U.S. Surgeon General’s Report Details the Damaging Effects of Brief Exposure to Tobacco Smoke
The U.S. Surgeon General Regina M. Benjamin recently released a report titled How Tobacco Smoke Causes Disease: The Biology and Behavioral Basis for Smoking-Attributable Disease. The report shows that even brief exposure to tobacco smoke – including through secondhand smoke or occasional smoking – causes immediate cellular damage and tissue inflammation that can lead to serious illness or even death.
The report provides evidence on how smoking causes cardiovascular disease and increases the risk of heart attack, stroke and aortic aneurysm. In addition, just brief exposure to secondhand smoke can cause cardiovascular disease, heart attack, damage to blood vessels, and blood clots.
The report details how the chemical mixture in tobacco smoke immediately inflames the lining of the lungs which over time leads to chronic obstructive pulmonary disease and emphysema. Additionally, repeated exposure to tobacco weakens the body’s ability to heal this damage.
When releasing the report, Benjamin noted that, “The chemicals in tobacco smoke reach your lungs quickly every time you inhale causing damage immediately. Inhaling even the smallest amount of tobacco smoke can also damage your DNA, which can lead to cancer.”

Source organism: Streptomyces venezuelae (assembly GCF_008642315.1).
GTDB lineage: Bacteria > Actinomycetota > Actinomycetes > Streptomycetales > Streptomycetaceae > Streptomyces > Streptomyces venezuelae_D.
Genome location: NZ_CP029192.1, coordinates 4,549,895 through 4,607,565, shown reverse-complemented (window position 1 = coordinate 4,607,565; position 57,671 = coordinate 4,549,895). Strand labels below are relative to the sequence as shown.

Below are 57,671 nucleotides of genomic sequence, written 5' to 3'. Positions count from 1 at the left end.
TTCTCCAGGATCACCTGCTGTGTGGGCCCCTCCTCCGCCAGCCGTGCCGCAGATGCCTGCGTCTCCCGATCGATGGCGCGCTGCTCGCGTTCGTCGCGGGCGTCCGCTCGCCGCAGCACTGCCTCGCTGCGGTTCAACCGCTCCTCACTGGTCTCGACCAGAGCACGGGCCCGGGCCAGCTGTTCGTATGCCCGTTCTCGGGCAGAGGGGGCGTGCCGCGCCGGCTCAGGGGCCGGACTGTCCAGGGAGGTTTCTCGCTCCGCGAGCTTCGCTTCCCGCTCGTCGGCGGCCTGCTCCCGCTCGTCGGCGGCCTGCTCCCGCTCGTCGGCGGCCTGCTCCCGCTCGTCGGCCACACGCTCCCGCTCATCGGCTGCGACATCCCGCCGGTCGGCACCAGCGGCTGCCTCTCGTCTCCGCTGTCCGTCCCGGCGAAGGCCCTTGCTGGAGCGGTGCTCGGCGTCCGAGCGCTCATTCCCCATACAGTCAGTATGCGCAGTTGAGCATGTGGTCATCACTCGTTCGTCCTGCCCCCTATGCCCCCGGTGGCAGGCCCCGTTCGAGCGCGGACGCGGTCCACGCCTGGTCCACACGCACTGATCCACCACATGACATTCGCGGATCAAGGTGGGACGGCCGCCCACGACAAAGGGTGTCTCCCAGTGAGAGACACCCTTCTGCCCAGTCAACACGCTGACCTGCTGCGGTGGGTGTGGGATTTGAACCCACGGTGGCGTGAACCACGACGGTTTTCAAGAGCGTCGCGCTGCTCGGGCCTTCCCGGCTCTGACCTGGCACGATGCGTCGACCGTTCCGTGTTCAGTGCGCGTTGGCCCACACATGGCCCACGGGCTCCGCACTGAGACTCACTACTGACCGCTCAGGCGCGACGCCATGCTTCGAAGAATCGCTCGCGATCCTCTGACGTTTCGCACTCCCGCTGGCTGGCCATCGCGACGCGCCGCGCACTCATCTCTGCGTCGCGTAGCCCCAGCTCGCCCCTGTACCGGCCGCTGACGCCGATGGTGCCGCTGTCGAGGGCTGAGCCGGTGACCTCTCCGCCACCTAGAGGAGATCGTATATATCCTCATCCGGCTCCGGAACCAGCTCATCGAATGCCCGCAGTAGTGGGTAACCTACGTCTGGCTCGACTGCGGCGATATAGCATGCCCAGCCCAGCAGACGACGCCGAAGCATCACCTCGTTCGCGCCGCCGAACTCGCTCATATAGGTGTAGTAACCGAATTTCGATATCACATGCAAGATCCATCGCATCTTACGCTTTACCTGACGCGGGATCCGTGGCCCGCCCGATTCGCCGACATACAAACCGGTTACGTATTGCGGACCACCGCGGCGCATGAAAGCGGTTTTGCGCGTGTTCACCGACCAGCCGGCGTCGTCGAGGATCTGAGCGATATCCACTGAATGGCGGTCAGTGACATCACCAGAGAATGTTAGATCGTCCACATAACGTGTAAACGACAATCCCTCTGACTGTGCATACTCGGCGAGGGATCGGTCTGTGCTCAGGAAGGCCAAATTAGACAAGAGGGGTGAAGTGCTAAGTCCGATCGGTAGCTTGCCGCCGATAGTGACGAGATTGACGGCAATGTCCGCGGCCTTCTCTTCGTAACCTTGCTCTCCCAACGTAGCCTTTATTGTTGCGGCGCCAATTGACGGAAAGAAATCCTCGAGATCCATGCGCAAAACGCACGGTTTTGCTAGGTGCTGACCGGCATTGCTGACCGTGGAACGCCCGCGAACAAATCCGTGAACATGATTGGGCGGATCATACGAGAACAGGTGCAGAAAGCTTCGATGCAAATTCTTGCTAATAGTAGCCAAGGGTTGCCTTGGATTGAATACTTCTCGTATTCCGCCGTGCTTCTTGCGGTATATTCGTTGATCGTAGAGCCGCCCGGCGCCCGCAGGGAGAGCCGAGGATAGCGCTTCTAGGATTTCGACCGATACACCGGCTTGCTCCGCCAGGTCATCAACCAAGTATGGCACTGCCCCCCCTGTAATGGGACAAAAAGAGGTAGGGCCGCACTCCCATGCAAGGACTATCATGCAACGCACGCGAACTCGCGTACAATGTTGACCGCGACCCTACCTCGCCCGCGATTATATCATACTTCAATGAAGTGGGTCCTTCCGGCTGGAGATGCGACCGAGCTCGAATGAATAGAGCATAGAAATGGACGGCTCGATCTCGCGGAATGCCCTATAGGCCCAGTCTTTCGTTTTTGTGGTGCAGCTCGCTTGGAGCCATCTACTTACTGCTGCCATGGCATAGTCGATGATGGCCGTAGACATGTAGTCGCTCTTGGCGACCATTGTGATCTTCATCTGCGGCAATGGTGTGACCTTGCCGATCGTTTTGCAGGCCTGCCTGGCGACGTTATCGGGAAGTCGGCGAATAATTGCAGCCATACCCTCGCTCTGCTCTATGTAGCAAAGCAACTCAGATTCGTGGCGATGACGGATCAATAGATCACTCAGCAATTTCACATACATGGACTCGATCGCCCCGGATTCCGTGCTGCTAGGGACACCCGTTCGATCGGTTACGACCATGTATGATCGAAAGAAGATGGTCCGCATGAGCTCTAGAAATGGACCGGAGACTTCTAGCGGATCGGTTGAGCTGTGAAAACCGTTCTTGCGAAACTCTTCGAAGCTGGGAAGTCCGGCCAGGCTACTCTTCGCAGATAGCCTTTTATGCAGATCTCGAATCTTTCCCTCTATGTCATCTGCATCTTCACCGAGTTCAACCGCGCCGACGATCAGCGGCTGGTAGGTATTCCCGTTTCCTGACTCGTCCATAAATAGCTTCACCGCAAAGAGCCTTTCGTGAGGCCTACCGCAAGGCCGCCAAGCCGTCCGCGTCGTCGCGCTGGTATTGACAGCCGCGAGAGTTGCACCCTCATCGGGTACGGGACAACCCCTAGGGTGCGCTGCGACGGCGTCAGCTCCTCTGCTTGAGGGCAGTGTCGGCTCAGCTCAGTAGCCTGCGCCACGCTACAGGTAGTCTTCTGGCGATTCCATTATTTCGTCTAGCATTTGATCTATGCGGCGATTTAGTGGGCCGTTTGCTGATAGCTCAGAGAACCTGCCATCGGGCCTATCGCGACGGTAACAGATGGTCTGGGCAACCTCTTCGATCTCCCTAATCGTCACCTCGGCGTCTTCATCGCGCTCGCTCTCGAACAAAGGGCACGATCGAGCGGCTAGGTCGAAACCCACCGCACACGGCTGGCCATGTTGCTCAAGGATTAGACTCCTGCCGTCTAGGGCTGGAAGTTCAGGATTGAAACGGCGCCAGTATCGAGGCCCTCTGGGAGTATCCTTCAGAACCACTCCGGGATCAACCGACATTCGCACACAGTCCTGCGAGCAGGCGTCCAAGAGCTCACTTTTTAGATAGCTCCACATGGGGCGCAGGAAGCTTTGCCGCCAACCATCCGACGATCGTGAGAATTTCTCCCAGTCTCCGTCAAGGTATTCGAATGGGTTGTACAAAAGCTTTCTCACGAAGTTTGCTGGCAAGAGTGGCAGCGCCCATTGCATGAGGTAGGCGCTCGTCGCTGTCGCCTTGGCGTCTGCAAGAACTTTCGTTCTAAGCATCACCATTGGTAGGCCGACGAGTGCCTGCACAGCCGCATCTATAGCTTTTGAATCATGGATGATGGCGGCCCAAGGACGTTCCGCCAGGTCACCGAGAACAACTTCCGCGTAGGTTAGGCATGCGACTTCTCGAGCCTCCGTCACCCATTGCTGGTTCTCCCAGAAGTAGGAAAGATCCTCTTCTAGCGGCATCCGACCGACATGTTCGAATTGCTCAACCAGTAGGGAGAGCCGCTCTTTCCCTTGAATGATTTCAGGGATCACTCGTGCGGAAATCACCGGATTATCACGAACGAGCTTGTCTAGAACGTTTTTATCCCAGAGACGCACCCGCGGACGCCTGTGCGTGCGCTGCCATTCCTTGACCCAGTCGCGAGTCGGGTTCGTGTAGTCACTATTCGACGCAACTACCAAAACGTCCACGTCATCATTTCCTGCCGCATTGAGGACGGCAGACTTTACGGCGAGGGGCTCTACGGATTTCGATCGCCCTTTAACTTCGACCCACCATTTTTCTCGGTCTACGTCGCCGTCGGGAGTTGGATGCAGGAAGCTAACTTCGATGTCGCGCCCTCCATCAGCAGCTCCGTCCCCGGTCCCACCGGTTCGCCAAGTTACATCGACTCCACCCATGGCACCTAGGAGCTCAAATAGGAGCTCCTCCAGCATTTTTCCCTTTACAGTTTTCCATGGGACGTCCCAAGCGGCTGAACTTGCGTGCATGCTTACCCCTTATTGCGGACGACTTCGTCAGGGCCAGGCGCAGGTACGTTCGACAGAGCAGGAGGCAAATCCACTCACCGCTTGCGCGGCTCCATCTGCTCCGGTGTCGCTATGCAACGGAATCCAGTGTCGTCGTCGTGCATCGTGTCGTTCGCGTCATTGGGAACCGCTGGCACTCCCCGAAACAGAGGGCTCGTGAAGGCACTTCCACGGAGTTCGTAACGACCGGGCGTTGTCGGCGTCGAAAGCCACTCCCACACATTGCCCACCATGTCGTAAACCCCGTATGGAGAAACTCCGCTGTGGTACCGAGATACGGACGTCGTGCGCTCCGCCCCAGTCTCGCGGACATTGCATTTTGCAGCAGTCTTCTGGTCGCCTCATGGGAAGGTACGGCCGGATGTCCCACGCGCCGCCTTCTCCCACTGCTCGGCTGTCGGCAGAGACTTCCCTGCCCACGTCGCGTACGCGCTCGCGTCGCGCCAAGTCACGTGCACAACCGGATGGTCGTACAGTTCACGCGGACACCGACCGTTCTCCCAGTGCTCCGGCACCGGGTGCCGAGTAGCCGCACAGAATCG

Tobacco smoke contains more than 7,000 chemicals and compounds, of which hundreds are toxic and over 70 are cancer-causing. One third of cancer deaths in the U.S. is tobacco-related and smoking causes more than 85% of lung cancers. Exposure to tobacco smoke decreases the benefits of chemotherapy and other cancer treatments.
The report also touches on why cigarettes are so addictive. Today’s cigarettes are designed to deliver nicotine more quickly and efficiently than cigarettes in the past.
To read the full report, click here. (http://www.surgeongeneral.gov/library/tobaccosmoke/index.html)
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